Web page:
Sharp debates over questions such as the potential impact of marriage promotion in reducing poverty or the effect of single parenthood on child outcomes are sometimes necessary, because our political climate is filled with simplistic claims that ignore complex family interactions, confuse correlations with cause and effect, promise one-step solutions for social ills, and ignore the fact that in the real world divorce or single parenthood may be preferable to a corrosive marriage. But for the record, let me state clearly that I support efforts to create solid foundations for healthy marriages and two-parent families.
Helping people form and sustain healthy marriages and co-parenting alliances is immensely important, and I respect the work that many people in the marriage movement do. Psychologists Philip and Carolyn Cowan have designed superb, scientifically-conducted, programs to foster healthy marriages and other partner relationships, with impressive results. Research institutions such as Mathematica have produced outstanding data on the strengths (and limits) of different ways of conducting such programs. The PREP marriage education program has been shown to be very effective. Norval Glenn is a serious researcher whom I have always respected even when we disagree.
And many participants in the loose alliance of groups lumped together as “the marriage movement,” especially those sometimes labeled “marriage plus,” recognize that marriage preparation, education, and counseling must be combined with concrete support systems for impoverished families, including trying to create living-wage jobs for men and women in impoverished communities.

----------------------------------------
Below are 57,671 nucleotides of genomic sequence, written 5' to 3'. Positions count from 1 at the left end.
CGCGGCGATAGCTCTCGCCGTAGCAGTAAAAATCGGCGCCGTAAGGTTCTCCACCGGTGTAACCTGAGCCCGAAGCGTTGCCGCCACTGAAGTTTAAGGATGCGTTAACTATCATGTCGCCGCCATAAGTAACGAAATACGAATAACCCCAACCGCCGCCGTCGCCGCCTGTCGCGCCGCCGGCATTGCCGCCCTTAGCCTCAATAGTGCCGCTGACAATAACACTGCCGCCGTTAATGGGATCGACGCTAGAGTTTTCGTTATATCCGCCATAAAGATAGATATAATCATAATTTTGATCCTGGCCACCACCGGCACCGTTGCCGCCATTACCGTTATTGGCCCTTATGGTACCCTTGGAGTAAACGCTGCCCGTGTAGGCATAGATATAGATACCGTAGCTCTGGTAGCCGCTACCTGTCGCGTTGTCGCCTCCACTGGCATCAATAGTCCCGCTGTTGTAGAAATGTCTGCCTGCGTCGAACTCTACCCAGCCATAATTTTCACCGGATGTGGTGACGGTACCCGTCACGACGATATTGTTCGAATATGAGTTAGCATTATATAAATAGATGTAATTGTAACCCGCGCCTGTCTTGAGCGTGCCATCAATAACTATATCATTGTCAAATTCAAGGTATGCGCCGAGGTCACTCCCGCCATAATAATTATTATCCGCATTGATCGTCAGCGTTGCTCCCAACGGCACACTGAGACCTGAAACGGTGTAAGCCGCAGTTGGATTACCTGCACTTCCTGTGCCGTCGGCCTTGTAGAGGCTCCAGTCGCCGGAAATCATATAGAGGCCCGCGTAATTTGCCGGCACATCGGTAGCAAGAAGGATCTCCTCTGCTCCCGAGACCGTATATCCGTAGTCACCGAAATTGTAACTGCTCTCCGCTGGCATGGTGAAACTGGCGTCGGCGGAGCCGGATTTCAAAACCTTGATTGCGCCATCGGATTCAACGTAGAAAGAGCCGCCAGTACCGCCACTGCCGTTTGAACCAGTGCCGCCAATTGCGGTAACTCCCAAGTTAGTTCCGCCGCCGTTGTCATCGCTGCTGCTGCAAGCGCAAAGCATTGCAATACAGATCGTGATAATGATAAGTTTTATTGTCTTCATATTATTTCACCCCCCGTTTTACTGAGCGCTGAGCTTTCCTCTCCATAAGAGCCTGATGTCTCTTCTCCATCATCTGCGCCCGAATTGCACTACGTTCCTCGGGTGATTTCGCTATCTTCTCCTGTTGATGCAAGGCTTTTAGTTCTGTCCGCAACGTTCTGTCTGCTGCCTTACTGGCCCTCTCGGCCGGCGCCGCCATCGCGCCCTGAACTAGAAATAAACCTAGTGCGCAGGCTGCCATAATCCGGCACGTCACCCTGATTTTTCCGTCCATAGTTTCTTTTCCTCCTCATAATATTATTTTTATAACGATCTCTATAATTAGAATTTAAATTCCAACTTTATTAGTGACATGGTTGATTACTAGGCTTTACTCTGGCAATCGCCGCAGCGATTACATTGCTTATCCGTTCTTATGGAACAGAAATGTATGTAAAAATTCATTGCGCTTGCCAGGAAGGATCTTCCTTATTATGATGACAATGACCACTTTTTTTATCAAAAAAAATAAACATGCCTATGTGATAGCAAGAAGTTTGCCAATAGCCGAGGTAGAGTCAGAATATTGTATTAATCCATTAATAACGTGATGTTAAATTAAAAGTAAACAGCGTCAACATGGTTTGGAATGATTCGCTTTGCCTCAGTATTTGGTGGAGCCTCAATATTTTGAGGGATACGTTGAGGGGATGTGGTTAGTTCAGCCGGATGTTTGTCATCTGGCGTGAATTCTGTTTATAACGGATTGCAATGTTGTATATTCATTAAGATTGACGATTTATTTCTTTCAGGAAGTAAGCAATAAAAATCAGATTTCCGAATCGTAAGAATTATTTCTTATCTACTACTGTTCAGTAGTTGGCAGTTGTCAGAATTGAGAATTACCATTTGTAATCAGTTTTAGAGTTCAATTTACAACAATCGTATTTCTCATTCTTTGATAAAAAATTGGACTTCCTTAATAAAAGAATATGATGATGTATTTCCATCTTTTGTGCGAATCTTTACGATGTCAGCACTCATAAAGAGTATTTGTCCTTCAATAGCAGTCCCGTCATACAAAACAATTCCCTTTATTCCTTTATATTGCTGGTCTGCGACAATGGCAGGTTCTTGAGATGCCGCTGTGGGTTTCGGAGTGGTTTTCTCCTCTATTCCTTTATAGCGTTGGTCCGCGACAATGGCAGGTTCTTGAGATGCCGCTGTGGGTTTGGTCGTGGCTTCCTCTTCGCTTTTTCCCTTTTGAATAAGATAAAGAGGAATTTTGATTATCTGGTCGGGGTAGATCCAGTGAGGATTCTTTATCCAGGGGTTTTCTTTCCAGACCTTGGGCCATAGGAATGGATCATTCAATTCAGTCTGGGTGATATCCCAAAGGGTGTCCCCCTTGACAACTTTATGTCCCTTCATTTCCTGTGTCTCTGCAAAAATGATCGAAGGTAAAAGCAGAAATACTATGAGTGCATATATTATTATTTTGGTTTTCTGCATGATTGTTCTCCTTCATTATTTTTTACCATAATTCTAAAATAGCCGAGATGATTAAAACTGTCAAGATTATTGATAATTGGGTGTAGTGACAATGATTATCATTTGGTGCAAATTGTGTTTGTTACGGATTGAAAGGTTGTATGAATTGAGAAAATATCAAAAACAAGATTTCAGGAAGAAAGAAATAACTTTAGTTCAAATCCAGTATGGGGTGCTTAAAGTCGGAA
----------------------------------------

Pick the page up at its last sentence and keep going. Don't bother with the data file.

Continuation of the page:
The possibility for fruitful collaboration is clear. A recent ethnographic study by Paula England and Kathryn Edin points out that traditional liberal and conservative approaches are each half right and half wrong in their analysis of why relationships between impoverished unwed parents are unstable. Lack of resources, not values, is the main barrier to marriage for these folks, but lack of relationship commitment and skills is what breaks them up. England and Edin conclude that both economic reforms and relationship counseling are needed to increase the stability of relationships in distressed and impoverished communities.
So I am sorry if my remarks distressed any of the sincere and capable people attempting to promote healthy marriages. But let’s be clear. Large sections of the religious right most certainly do flaunt the “family values” mantle. They push marriage as the solution to all our social ills and refuse to accept that any family form except their own ideal can work effectively. They are wrong. Their ideas are dangerous and counterproductive. The point of my last blog post was to caution libertarians against unprincipled alliances with such groups just because they oppose taxation for welfare, job creation, or public projects.
I hope this clarifies my rejoinder. Now I will get out of the way and let other people discuss these issues.